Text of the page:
Document History buttons, Lock in Place, and Snapshots

I just noticed a couple of things, one seems like a bug, the other would be more of a feature request.

  1. If I have an editor “locked in place”, and I hit the back arrow, it takes me to whatever I last had open in that editor and un-locks the editor (the header turns from red to blue). If I then go forward in history, it doesn’t re-lock the editor. Is this intended behavior? I had expected it to refuse to change documents until I unlocked that editor.

  2. If I drag a snapshot onto the header bar, I get to see the document in question as it was, in all it’s read-only glory. But if I go back in that editor’s history, and then go forward again, the snapshot does not reappear. Could that be added as a future enhancement? I’d really like to not have to return to the snapshot pane of that document if I don’t have to, and if I get in the habit of using keyboard short-cuts for document history, I could really get frustrated as the lock-in-place feature doesn’t prevent accidentally moving through the history.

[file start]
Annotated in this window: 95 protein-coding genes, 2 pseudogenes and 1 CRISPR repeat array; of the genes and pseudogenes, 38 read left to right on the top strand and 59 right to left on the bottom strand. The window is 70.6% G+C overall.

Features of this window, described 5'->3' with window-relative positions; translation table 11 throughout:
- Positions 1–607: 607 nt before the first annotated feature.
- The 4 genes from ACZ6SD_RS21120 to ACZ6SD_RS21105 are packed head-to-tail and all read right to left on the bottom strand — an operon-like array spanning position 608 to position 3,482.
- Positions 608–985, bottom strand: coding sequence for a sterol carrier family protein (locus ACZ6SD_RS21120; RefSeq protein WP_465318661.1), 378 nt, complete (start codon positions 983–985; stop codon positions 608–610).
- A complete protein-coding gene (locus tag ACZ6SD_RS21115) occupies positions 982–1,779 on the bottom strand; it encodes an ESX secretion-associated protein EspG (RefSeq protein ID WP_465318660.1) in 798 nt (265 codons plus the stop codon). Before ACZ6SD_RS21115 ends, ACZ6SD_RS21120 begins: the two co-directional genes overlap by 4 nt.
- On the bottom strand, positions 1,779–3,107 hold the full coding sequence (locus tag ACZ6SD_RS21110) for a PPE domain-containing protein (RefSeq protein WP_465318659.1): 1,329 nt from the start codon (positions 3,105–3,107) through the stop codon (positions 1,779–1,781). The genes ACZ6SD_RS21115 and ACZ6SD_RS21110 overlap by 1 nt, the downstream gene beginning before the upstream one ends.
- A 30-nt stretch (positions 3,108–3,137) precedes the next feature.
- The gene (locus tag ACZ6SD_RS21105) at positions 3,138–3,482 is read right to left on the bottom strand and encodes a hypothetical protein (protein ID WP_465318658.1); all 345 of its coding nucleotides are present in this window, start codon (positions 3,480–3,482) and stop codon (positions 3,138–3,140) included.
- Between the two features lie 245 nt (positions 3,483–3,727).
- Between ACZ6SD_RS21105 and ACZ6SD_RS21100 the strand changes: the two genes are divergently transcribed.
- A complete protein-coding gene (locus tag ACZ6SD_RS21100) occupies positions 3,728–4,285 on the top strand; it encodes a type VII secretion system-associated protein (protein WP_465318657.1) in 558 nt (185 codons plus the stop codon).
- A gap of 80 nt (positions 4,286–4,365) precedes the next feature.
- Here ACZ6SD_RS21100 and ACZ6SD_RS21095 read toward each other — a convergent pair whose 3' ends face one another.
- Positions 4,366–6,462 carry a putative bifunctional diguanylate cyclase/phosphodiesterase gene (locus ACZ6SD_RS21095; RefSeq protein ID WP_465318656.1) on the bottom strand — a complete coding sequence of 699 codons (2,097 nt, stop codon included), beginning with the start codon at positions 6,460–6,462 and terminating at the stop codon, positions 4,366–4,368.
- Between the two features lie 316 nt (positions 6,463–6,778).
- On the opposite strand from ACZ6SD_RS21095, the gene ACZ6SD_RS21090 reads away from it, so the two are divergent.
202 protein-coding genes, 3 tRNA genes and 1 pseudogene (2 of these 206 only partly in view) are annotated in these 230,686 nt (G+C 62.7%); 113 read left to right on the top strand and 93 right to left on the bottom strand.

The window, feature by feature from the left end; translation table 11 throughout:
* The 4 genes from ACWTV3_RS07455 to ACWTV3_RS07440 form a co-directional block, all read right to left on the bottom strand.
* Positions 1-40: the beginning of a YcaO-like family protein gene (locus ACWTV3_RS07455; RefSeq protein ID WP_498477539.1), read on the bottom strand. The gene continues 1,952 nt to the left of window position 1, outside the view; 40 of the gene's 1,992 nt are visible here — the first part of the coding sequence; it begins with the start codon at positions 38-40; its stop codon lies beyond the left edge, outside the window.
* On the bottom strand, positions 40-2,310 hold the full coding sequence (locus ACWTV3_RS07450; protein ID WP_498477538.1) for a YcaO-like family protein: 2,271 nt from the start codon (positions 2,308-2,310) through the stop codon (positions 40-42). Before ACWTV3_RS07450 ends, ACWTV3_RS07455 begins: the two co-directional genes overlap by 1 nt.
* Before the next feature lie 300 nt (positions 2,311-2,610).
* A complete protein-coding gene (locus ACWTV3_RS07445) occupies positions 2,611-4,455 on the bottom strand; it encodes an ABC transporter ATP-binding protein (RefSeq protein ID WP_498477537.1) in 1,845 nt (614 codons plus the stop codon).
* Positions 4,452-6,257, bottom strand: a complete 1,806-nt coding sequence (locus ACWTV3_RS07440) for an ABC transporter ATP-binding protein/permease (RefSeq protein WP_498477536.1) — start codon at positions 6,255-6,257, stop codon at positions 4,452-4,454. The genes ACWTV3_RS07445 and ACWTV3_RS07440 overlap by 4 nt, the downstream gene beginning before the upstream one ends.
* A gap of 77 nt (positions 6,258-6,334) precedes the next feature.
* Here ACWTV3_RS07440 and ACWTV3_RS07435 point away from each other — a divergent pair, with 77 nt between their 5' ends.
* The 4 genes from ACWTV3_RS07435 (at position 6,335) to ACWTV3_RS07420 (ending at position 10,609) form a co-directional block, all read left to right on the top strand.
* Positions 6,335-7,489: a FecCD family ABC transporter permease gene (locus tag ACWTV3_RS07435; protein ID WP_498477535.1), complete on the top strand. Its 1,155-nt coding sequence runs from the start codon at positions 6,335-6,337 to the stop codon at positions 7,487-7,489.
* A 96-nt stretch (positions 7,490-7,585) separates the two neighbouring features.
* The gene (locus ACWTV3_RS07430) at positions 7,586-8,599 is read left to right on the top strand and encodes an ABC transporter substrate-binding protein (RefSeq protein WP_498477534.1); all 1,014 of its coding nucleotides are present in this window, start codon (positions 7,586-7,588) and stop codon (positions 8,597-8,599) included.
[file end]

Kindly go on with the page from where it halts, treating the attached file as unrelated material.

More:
Hi Robert,

These are both intentional:

  1. The idea is that lock-in-place locks the editor to a particular document only until you either unlock it or do something that tells that editor very specifically that you want to change documents; after that, the lock is turned off. Hitting the back and forward buttons is one of those actions that turn it off again. Lock in Place isn’t part of the navigation history and wasn’t intended to be. I’m open to discussion on this for a future version, though, and would be interested in hearing what others think - I think there are arguments both ways, both for the current behaviour and for your suggestion. (Ioa…?)

  2. The navigation history is only capable of holding information about documents - it won’t remember snapshots or files dragged in from the Finder. This is partly a technical limitation because of the way the history is stored, but it’s also partly down to do with the transient nature of snapshots and suchlike in that they don’t really fit the rest of the mechanism.

All the best,
Keith